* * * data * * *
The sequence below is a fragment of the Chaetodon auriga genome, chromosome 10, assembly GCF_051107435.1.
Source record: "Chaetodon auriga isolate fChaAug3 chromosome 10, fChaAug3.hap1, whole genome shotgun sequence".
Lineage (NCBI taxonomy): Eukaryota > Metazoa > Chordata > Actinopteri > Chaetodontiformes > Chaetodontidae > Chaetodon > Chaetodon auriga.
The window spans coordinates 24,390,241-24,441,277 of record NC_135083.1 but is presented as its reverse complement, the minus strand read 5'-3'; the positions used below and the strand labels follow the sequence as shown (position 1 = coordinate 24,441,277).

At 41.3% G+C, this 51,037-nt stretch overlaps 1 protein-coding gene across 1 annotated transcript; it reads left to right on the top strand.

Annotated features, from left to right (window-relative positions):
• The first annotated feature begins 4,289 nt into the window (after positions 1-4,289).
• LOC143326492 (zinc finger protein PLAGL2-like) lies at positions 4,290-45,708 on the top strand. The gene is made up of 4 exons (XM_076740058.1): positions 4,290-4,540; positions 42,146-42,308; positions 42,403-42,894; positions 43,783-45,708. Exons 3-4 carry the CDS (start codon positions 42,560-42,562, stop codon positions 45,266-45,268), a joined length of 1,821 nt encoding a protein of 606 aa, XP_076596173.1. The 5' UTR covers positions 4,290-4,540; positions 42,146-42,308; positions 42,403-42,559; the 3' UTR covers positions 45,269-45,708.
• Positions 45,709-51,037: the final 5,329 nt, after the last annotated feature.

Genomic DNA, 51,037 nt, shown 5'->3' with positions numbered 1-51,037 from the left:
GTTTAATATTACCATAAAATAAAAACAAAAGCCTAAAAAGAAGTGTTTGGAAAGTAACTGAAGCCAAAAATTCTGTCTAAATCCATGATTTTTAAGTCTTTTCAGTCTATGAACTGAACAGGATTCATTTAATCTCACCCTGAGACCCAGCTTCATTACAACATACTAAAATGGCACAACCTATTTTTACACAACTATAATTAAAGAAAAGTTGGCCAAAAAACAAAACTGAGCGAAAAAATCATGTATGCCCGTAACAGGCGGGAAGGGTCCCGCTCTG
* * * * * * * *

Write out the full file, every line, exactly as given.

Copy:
The sequence below is a fragment of the Chaetodon auriga genome, chromosome 10, assembly GCF_051107435.1.
Source record: "Chaetodon auriga isolate fChaAug3 chromosome 10, fChaAug3.hap1, whole genome shotgun sequence".
Lineage (NCBI taxonomy): Eukaryota > Metazoa > Chordata > Actinopteri > Chaetodontiformes > Chaetodontidae > Chaetodon > Chaetodon auriga.
The window spans coordinates 24,390,241-24,441,277 of record NC_135083.1 but is presented as its reverse complement, the minus strand read 5'-3'; the positions used below and the strand labels follow the sequence as shown (position 1 = coordinate 24,441,277).

At 41.3% G+C, this 51,037-nt stretch overlaps 1 protein-coding gene across 1 annotated transcript; it reads left to right on the top strand.

Annotated features, from left to right (window-relative positions):
• The first annotated feature begins 4,289 nt into the window (after positions 1-4,289).
• LOC143326492 (zinc finger protein PLAGL2-like) lies at positions 4,290-45,708 on the top strand. The gene is made up of 4 exons (XM_076740058.1): positions 4,290-4,540; positions 42,146-42,308; positions 42,403-42,894; positions 43,783-45,708. Exons 3-4 carry the CDS (start codon positions 42,560-42,562, stop codon positions 45,266-45,268), a joined length of 1,821 nt encoding a protein of 606 aa, XP_076596173.1. The 5' UTR covers positions 4,290-4,540; positions 42,146-42,308; positions 42,403-42,559; the 3' UTR covers positions 45,269-45,708.
• Positions 45,709-51,037: the final 5,329 nt, after the last annotated feature.

Genomic DNA, 51,037 nt, shown 5'->3' with positions numbered 1-51,037 from the left:
GTTTAATATTACCATAAAATAAAAACAAAAGCCTAAAAAGAAGTGTTTGGAAAGTAACTGAAGCCAAAAATTCTGTCTAAATCCATGATTTTTAAGTCTTTTCAGTCTATGAACTGAACAGGATTCATTTAATCTCACCCTGAGACCCAGCTTCATTACAACATACTAAAATGGCACAACCTATTTTTACACAACTATAATTAAAGAAAAGTTGGCCAAAAAACAAAACTGAGCGAAAAAATCATGTATGCCCGTAACAGGCGGGAAGGGTCCCGCTCTG